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Collierville Finds Alternative Recycling Solution Amid Rising Costs

Katie Riordan


Changes in the economics of recycling have affected cities across the United States, including here in Shelby County. As the costs of recycling services rise, municipalities are looking for new ways to keep their programs afloat. 

As of this month, the City of Collierville is saving money by trucking its curbside materials out of the county, but that also means one popularly recycled item—glass—can no longer be dropped in the bin. It will affect about 12,000 homes.   

“Of course it’s disappointing," says John Fox, operations manager for Collierville’s public works division. “But we’re just trying to do the best with what we have so that we can provide a high-quality service for the lowest cost for our residents.”

The trade-off, Fox says, is that the suburban city will be saving money by transporting its recycling 70 miles east to the West Tennessee Recycling Hub in Henderson, Tennessee.  

The Recycling Hub isn’t set up to process glass. Fox says that shards from bottles broken in transit can also damage recycling machinery.  

Prior to this month’s change, Collierville's recycling was processed through Republic Services, the same company used by the City of Memphis.



Locally, Republic is the largest provider of single-stream recycling, the method where plastic, paper, aluminum and glass are collected in a single load to be sorted later.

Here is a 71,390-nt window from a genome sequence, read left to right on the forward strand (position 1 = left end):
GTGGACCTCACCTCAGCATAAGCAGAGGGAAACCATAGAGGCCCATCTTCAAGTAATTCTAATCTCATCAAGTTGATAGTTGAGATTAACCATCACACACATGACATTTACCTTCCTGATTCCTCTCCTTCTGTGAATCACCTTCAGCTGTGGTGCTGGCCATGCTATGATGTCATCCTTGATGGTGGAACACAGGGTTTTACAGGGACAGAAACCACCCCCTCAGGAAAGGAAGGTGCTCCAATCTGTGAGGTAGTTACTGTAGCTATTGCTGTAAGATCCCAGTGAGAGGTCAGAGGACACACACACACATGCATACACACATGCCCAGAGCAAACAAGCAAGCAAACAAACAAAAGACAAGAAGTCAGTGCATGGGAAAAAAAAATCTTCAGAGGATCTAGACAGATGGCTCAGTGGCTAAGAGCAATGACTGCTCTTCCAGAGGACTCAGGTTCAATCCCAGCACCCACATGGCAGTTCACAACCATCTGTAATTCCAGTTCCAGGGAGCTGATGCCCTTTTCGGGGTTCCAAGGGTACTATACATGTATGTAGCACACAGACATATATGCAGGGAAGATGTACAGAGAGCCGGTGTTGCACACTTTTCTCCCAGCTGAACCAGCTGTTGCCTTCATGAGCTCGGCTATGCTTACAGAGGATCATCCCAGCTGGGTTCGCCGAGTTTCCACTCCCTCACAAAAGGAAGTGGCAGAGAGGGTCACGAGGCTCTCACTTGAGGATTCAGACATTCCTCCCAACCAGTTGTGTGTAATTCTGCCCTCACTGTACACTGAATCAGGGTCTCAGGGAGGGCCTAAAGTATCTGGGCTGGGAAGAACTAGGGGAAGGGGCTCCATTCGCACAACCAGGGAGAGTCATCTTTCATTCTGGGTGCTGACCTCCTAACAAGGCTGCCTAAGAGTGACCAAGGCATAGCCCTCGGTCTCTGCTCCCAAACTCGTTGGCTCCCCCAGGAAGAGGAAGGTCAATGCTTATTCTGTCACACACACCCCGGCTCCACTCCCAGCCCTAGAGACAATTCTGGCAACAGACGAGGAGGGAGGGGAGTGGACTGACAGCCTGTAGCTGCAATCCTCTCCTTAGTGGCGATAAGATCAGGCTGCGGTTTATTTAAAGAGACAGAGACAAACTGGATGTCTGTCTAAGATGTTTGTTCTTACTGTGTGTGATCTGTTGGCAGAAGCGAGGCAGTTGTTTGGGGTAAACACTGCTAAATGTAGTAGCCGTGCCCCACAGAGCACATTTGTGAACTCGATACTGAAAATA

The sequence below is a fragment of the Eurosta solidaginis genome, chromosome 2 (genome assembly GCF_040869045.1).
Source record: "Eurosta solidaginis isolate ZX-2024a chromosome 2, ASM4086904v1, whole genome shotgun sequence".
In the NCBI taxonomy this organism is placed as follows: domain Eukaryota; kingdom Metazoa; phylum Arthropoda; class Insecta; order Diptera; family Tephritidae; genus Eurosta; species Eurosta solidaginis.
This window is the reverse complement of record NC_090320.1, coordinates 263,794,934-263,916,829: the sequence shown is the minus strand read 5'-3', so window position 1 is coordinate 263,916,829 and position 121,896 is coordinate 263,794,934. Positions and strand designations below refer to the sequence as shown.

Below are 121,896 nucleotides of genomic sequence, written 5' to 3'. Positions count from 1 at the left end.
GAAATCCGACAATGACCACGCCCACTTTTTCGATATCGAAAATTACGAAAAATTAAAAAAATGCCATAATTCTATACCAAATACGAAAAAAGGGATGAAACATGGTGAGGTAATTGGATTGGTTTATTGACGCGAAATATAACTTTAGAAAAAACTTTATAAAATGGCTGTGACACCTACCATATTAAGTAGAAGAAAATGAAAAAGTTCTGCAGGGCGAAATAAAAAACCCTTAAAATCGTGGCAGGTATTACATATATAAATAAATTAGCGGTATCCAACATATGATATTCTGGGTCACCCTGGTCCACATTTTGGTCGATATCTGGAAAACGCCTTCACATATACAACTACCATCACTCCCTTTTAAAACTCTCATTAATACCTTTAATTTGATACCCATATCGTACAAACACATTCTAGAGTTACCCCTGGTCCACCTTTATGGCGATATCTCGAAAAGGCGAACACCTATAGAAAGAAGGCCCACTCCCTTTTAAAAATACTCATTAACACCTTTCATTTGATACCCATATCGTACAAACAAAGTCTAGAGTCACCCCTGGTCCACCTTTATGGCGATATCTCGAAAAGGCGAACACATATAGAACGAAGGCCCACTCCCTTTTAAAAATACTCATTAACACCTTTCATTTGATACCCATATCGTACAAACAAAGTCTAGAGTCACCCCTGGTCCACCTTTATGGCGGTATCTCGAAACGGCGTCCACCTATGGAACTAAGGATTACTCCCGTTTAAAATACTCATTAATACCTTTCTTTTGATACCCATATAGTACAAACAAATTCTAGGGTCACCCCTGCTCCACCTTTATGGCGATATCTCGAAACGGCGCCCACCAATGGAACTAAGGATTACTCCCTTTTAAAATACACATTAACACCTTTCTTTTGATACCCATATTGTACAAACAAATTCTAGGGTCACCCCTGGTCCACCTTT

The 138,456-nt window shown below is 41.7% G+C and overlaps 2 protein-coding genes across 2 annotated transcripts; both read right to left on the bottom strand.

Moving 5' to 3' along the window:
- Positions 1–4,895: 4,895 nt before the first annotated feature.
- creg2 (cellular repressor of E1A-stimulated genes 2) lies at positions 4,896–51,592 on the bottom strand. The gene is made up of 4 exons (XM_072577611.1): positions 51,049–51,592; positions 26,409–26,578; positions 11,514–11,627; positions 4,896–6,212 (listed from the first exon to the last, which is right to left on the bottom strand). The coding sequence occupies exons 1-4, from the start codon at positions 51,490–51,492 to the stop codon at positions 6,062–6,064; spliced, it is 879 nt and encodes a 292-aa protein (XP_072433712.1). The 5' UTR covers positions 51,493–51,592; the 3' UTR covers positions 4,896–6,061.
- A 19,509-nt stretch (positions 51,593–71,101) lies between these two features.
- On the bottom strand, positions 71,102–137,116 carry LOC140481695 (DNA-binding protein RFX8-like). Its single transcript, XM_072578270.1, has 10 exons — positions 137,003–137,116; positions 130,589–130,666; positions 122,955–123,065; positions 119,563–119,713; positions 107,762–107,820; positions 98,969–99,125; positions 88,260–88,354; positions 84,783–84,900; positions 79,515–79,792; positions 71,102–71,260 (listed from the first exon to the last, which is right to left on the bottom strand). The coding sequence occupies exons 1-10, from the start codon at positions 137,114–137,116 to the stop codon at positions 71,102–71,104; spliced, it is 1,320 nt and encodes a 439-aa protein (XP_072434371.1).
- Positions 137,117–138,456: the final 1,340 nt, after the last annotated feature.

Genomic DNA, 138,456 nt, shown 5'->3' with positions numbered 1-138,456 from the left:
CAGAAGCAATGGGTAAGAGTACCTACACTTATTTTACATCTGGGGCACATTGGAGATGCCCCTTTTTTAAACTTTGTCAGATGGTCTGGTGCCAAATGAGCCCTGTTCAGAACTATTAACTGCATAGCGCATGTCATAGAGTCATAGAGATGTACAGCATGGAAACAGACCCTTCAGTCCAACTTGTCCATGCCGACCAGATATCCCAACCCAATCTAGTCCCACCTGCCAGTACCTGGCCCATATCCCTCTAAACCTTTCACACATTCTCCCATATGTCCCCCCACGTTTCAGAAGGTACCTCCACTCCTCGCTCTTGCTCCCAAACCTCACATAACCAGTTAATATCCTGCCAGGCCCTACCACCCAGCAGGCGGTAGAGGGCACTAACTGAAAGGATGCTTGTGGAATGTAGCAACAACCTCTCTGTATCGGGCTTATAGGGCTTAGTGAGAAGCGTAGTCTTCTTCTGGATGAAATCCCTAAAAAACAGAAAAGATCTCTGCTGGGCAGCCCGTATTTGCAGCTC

But as the global recycling market has plummeted, prices to sort and ship these products have increased for Republic Services. 

The company used to pay Collierville about $25 per ton of recycled material. As of this summer, that price shifted to the city paying them close to $100 per ton. 

While Collierville’s recyclables are now travelling a longer distance, it’s still more resource efficient, Fox says. The city had five trucks in operation each day, picking up and dropping off recycling loads.

“Now we just have one truck doing a long haul trip, Fox says. “Those tractor trailers have a much better fuel efficiency than our recycl[ing] trucks.” 

Fox says that recycling directors of other municipalities have reached out to ask about Collierville’s new program, but he isn’t aware of any one else following suit.